Arts and Entertainment

Tafelmusik Baroque Orchestra to return to Penn State on Feb. 28

'Tales of Two Cities' program at Schwab weds music and cultures

Tafelmusik Baroque Orchestra returns to the Center for the Performing Arts with “Tales of Two Cities: The Leipzig-Damascus Coffee House.” The program celebrates musical compositions and culture in the 18th-century cities. Credit: Sian RichardsAll Rights Reserved.

UNIVERSITY PARK, Pa. — Toronto’s Tafelmusik Baroque Orchestra and Trio Arabica — in concert at 7:30 p.m. Thursday, Feb. 28, in Schwab Auditorium — will take listeners back to 1740, when coffee houses were the places to listen to music and share stories in both the famous trading centers of Leipzig and in the ancient city of Damascus.

The visual splendor, music and stories of the historic German and Syrian locations come to life in “Tales of Two Cities: The Leipzig-Damascus Coffee House.” Tafelmusik will perform Baroque selections by J. S. Bach, George Frideric Handel and Georg Philipp Telemann, while Trio Arabica — an ensemble featuring vocals, percussion, oud (a lute-like instrument) and qanum (a stringed instrument) — intersperses Middle Eastern music.

Watch Tafelmusik perform excerpts from “Tales of Two Cities: The Leipzig-Damascus Coffee House.” Credit: Tafelmusik

Alison Mackay, the Canadian orchestra’s double bass player, conceived, programmed and wrote the script for “Tales of Two Cities.” Tafelmusik Music Director Elisa Citterio directs the program, which is narrated by Alon Nashman.

“Toronto audiences have become so accustomed to the spectacular and varied multimedia extravaganzas cooked up by the Tafelmusik Baroque Orchestra’s resident storyteller, Alison Mackay, that we sometimes forget how unique they are,” wrote a critic for The Globe and Mail of Toronto.

“Here are members of a great baroque orchestra, playing at the peak of their form for two hours, having memorized the entire concert, prowling around the stage in seemingly carefree abandon, supported by text, images and a clever storyline,” the critic continued. “It’s no wonder so many of Mackay’s creations have been performed for audiences around the world — there’s really nothing like them. Mackay’s latest effort … may be the most profound of them all.”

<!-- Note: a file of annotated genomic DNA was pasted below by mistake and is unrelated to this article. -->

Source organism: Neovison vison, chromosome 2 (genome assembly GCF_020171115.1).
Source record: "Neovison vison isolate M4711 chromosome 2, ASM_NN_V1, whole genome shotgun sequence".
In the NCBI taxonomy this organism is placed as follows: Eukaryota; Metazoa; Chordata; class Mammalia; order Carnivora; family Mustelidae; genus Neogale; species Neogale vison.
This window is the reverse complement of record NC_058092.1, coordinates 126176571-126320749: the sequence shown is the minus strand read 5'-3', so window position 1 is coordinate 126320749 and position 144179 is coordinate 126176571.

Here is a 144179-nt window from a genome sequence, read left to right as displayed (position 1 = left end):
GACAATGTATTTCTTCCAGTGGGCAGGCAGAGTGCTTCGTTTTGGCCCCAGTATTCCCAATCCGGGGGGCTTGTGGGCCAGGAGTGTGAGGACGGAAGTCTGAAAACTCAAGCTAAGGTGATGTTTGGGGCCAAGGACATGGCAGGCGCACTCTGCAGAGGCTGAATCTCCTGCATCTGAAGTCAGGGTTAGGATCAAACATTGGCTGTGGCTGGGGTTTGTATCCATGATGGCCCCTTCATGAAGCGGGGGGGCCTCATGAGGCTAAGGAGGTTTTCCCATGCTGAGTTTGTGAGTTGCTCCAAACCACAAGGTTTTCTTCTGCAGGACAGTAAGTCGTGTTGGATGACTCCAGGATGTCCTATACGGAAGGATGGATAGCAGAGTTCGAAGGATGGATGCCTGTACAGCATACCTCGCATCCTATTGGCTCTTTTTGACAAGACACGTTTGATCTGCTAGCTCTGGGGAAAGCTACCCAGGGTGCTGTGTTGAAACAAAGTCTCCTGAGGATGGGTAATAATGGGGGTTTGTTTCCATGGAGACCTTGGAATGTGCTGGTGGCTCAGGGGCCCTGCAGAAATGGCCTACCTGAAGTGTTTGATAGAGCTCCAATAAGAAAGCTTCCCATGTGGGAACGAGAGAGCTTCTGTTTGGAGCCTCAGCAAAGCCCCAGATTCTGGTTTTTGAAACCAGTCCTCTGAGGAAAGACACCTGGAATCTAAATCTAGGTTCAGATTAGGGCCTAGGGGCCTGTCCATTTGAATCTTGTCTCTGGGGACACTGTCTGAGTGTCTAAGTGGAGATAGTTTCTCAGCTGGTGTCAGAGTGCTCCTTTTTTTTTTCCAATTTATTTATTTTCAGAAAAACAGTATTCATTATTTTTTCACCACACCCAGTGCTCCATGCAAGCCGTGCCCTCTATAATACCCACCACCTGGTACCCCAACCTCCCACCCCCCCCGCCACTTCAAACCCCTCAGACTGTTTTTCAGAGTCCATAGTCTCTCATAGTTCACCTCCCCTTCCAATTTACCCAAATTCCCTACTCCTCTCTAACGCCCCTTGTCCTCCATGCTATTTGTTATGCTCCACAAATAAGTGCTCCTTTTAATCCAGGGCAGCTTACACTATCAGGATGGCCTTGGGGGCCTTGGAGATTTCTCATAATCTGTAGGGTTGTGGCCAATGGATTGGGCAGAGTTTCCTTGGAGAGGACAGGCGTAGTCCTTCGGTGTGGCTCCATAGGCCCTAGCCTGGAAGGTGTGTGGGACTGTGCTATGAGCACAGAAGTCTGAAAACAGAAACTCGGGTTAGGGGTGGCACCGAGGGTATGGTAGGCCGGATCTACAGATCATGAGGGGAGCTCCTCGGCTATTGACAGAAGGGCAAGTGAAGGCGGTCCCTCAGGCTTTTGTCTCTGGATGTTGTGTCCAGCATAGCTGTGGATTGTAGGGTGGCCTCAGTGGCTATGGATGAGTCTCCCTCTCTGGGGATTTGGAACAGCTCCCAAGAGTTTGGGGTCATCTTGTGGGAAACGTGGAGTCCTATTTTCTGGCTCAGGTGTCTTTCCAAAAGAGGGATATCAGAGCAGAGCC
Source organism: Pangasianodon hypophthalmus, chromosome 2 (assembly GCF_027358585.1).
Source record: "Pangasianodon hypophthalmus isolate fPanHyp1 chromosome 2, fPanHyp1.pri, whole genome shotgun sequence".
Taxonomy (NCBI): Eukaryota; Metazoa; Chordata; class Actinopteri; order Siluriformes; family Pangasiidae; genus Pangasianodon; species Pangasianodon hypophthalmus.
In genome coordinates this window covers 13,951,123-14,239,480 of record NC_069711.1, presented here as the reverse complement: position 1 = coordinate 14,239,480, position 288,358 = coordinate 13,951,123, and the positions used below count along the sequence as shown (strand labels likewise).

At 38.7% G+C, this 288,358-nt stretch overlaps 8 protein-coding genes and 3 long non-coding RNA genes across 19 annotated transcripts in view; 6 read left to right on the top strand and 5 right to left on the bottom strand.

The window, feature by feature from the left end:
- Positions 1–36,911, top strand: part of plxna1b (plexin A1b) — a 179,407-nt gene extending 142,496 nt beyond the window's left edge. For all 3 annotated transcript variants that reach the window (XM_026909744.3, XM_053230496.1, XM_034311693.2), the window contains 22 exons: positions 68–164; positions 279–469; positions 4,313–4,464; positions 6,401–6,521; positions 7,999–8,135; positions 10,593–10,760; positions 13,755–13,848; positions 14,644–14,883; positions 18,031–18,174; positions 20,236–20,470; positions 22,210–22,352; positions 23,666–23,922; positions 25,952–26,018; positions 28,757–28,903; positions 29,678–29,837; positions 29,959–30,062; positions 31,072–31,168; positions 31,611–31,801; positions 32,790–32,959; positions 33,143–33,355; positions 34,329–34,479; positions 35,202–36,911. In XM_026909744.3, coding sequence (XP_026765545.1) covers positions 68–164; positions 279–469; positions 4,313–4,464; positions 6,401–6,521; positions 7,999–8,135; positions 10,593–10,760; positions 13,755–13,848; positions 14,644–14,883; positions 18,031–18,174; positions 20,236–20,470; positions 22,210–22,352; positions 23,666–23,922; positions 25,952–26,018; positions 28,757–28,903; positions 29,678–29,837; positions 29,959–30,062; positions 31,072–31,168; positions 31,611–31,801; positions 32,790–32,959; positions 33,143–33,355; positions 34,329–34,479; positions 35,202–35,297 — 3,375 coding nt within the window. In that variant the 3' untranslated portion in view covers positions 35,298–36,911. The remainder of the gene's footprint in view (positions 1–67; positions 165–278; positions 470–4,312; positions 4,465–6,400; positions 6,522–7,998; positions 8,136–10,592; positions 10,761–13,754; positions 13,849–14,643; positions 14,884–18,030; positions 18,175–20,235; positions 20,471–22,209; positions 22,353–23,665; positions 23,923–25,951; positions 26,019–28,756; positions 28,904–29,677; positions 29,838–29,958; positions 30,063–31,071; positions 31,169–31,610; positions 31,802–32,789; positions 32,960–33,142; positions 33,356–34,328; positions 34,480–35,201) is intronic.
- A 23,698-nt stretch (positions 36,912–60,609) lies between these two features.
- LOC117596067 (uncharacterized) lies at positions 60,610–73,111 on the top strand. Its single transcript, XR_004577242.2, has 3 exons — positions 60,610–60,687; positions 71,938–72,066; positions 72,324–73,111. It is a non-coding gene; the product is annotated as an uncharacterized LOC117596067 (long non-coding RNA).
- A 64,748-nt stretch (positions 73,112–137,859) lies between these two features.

Tafelmusik previously appeared at Schwab in performances of its multimedia productions “House of Dreams,” “The Galileo Project: Music of the Spheres,” and “J. S. Bach: The Circle of Creation.”

“Despite the distance, in the eighteenth century the two places evidently had much in common. Both lay at the crossroads of ancient trade routes. Both were hubs of intellectual activity. And both relished the ‘stimulating properties and restorative powers’ of coffee and music in their coffee houses, where the finest musicians of each city performed,” wrote a reviewer for The Huffington Post Canada. “If one feared a stylistic clash between the Baroque selections played by Tafelmusik and traditional Arabic music played by the Trio Arabica, such a fear proved unfounded: these elements were knitted together in a fluid presentation.”

Renowned for its dynamic, engaging and soulful performances, Tafelmusik is one of the world’s leading period-instrument ensembles. The orchestra has performed in more than 350 cities in 32 countries.

Trio Arabica, also known as Al Qahwa Ensemble, features Maryem Tollar, Demetri Petsalakis and Naghmeh Farahmand. The ensemble performs traditional songs from Arabic classical and popular repertoire, including folk songs from Syria, Egypt and Iraq.

For more information, visit Center for the Performing Arts online or call 814-863-0255.

Artistic Viewpoints will not be offered before the performance, but artists will engage in conversation with audience members after the concert.

Gay and James Dunne sponsor the presentation. Support also comes from the Nina C. Brown Endowment.

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The Tafelmusik musicians memorize the music they perform. The Toronto-based ensemble has previously appeared at Penn State with the programs “House of Dreams,” “The Galileo Project: Music of the Spheres” and “J. S. Bach: The Circle of Creation.” Credit: © Bruce ZingerAll Rights Reserved.

Last Updated January 30, 2019